Beijing, Venice, and Mexico City have something in common—they're all sinking.
A new study led by Beijing-based researchers used radar to survey land elevation and found that the Chinese capital has sunk an alarming 14 inches in the last decade. Some districts are sinking by as much as four inches (11 centimeters) per year, CNN reported.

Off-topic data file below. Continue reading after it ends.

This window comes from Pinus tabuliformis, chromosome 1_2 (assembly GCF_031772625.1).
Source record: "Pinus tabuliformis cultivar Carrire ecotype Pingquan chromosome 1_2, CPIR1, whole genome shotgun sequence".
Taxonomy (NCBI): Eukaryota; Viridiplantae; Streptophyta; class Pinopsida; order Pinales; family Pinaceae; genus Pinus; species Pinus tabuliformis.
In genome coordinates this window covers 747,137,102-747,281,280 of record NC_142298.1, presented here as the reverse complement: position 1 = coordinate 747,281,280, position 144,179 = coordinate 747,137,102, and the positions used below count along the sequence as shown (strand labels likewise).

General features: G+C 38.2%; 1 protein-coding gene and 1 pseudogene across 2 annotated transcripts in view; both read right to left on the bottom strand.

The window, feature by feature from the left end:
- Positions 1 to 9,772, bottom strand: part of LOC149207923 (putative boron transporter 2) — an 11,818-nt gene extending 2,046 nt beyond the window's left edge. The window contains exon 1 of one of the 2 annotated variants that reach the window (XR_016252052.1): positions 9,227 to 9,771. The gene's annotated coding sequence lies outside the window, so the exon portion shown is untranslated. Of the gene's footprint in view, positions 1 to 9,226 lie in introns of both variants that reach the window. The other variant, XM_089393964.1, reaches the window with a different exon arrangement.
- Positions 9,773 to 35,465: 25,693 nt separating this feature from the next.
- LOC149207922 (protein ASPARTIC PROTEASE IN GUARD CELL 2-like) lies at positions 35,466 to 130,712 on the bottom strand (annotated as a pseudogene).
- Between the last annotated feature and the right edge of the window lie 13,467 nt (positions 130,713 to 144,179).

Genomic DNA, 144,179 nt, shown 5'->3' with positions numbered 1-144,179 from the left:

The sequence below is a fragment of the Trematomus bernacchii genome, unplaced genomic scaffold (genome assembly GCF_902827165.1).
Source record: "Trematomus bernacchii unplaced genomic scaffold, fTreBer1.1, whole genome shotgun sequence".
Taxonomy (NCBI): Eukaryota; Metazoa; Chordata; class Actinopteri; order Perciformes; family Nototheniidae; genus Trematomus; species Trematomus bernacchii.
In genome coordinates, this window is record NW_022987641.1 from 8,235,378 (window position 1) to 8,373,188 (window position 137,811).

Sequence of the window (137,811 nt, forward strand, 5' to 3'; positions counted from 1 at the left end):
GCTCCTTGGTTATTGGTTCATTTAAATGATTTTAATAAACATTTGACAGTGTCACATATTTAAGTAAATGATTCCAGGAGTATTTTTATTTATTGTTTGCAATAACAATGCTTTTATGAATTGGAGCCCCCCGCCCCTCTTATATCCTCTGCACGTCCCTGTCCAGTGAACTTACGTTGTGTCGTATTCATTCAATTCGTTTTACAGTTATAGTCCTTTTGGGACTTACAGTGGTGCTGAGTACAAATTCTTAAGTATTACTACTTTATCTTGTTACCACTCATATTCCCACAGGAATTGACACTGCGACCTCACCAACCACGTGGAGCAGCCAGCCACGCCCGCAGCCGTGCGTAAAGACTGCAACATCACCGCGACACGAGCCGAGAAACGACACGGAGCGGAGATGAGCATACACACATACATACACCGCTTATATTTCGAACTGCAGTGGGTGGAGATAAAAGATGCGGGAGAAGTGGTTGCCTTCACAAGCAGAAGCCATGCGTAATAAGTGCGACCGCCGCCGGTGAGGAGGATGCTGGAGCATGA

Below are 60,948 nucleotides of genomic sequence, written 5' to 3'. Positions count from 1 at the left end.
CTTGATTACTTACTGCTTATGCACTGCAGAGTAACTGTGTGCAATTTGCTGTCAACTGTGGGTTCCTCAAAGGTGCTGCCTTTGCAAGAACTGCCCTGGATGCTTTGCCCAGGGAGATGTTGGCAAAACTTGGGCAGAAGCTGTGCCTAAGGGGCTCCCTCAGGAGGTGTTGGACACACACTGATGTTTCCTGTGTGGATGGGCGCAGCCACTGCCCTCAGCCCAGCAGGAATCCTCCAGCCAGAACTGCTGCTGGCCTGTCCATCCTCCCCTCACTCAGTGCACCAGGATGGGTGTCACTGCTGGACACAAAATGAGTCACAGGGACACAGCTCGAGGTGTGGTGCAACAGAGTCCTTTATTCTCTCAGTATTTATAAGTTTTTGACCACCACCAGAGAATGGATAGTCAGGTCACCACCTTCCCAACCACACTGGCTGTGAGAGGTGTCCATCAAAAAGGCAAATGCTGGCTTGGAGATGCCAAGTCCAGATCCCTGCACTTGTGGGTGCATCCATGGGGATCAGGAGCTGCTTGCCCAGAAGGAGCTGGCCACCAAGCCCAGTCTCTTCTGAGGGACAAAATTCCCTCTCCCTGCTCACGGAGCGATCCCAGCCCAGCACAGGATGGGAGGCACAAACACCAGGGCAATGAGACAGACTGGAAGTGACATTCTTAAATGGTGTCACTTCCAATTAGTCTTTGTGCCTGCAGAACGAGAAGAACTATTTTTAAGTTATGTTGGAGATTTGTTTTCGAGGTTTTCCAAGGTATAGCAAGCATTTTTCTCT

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While the Forbidden City, the CCTV tower, and the bird’s nest like Beijing National Stadium aren’t at risk of disappearing into a sinkhole anytime soon (smog would take them out of the picture first), the sinking could affect buildings and public works projects. The city is most nervous about the impact on the rail network, which transports millions of the city’s workers each day. “We are currently carrying out a detailed analysis of the impacts of subsidence on critical infrastructure (e.g. high-speed railways) in the Beijing plain,” the study’s authors wrote in an email to The Guardian. “Hopefully a paper summarizing our findings will come out later this year.”